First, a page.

From Sloppy Firsts all the way to Perfect Fifths, readers spent ten years growing up with and following along as Jessica -- and Megan -- became a Chick Lit darling.
SheKnows: Jessica Darling captured the hearts of many readers, what do you think it is that resonated with fans from the beginning with this series?
Megan McCafferty: Jessica Darling is both an insider and an outsider, which helps explain why readers from all sides of the social spectrum -- the party girls to the wallflowers -- see themselves in her. She's far from perfect -- she can be moody, myopic and judgmental -- but those flaws are what make her so relatable. She's also a no holds barred commentator on all the most universally ridiculous aspects of high school, college and beyond. Jessica Darling often says what readers wish they could say, but don't. They close the book and think, "Ah-ha. I'm not the only one who feels this way."
SheKnows: How did the idea for the first book begin?
Megan McCafferty: I wrote Sloppy Firsts because it was the type of book that I wish I'd had as a teenager. Unlike many books for teens that were being published at the time, Jessica Darling doesn't suffer any major trauma. To me, the ordinary, every day indignities of teenage life were dramatic enough. So Jessica's best friend moves away, she hates all her other friends, her parents don't understand her, and she has an inexplicable attraction to the worst boy possible. These are problems that anyone who has ever been a teenager can identify with.
SheKnows: Did you always know it would be a series?
Megan McCafferty: I signed a two book deal with my publisher, so I knew there would be Sloppy Firsts and a sequel. Every book after Second Helpings came to me by necessity, meaning I felt compelled to see Jessica Darling through the next phase of her life, be it college (Charmed Thirds), the working years (Fourth Comings) or full-fledged adulthood (Perfect Fifths).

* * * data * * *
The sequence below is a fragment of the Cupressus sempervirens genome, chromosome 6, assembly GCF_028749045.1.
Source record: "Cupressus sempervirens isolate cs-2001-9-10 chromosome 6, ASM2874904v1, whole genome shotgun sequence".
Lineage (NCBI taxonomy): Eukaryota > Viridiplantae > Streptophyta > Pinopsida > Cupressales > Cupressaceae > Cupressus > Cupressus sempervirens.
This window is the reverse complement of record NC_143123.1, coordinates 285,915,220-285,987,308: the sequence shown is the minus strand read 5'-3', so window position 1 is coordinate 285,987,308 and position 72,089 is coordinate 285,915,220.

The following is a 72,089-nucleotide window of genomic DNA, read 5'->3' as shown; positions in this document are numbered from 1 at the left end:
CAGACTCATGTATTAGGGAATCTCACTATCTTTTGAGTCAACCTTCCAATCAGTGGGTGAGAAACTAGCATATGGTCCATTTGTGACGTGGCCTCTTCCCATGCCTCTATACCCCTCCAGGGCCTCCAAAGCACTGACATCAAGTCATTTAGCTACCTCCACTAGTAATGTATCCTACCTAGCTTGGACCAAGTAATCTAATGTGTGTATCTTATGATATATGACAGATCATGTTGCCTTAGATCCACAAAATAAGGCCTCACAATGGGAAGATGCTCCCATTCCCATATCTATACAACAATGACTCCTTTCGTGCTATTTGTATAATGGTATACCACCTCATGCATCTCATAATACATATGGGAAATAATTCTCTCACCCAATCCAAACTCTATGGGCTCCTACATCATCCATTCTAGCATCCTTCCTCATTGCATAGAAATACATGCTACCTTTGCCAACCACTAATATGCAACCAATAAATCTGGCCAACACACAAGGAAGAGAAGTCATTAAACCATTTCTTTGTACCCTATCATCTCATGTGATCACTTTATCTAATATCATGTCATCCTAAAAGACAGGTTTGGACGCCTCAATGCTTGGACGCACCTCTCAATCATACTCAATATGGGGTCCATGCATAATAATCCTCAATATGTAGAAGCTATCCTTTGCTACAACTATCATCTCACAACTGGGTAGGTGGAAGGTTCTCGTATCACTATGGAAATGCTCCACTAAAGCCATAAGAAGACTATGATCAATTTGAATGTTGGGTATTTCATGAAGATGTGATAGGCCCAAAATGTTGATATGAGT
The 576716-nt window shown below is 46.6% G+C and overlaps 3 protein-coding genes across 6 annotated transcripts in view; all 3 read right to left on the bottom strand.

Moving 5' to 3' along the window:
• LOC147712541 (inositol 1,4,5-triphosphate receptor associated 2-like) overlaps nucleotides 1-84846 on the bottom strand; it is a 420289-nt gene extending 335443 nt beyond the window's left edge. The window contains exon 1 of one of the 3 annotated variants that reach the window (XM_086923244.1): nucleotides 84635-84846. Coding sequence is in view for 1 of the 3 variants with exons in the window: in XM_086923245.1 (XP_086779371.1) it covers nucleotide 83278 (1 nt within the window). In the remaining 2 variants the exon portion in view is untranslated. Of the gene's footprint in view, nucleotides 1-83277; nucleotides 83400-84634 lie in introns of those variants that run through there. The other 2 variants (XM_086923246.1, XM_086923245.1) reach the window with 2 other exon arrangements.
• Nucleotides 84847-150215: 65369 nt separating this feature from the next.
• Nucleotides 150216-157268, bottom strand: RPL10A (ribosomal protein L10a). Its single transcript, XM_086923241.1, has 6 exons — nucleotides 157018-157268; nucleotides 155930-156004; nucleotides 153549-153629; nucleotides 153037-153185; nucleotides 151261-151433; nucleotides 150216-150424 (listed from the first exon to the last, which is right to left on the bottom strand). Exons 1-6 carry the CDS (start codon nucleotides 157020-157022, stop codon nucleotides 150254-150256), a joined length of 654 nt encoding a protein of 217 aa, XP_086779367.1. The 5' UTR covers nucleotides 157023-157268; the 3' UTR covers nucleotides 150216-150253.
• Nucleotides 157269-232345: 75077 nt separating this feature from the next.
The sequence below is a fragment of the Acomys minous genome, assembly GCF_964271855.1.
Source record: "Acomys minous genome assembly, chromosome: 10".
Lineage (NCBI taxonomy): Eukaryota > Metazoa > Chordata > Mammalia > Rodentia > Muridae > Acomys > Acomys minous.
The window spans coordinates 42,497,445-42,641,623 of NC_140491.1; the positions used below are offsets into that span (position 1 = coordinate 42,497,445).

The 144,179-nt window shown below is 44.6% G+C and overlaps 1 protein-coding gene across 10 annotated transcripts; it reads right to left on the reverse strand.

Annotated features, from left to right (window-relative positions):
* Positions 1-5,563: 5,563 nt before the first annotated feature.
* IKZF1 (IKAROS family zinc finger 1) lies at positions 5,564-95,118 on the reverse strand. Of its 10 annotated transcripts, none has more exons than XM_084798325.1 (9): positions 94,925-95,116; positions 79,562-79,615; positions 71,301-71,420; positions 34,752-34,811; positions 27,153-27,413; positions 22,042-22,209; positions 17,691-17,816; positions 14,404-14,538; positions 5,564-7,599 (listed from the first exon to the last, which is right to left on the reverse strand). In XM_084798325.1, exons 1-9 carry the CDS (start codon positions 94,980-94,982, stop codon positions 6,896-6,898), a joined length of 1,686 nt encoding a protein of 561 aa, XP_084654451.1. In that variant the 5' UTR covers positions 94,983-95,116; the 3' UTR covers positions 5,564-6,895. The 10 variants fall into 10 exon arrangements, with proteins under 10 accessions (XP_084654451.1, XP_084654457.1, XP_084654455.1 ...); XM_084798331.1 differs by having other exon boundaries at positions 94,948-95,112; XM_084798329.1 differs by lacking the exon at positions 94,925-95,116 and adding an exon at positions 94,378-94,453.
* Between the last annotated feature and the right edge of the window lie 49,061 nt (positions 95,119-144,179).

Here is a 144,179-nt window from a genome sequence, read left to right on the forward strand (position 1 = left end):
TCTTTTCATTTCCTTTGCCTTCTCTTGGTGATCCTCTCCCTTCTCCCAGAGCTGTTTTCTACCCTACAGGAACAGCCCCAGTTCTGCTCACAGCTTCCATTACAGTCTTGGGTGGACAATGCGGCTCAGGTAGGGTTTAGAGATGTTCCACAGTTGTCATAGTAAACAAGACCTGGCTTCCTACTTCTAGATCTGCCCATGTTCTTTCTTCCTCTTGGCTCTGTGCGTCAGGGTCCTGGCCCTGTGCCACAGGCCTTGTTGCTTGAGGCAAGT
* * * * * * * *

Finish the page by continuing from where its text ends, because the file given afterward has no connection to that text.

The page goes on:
SheKnows: Did you know the ending when you started?
Megan McCafferty: I had no way of knowing when I started Sloppy Firsts that it would evolve into a ten-year saga! Sloppy Firsts begins in 2000 on her 16th birthday, and at some point I came up with the idea of bringing the story full-circle by setting Perfect Fifths in 2010 on her 26th birthday. I liked the idea of having captured one woman's coming-of-age during the first decade of the 21st century. It felt right.
SheKnows:Can you describe for us the love between Jessica and Marcus, how it started and how it has changed over the years?
Megan McCafferty: It's the transition from hormone-fueled high school infatuation to a bond that is deeper and more complex. By the fifth book, Jessica Darling and Marcus Flutie are both older and wiser, and can see each other for who they really are -- flaws and all. They share a passionate connection but the fever is tempered by the terrifying fear that this could be their last chance at getting it right…whatever that even means.
SheKnows: Is there one particular book in the series that you have more affection for? Which was the easiest, which was the hardest?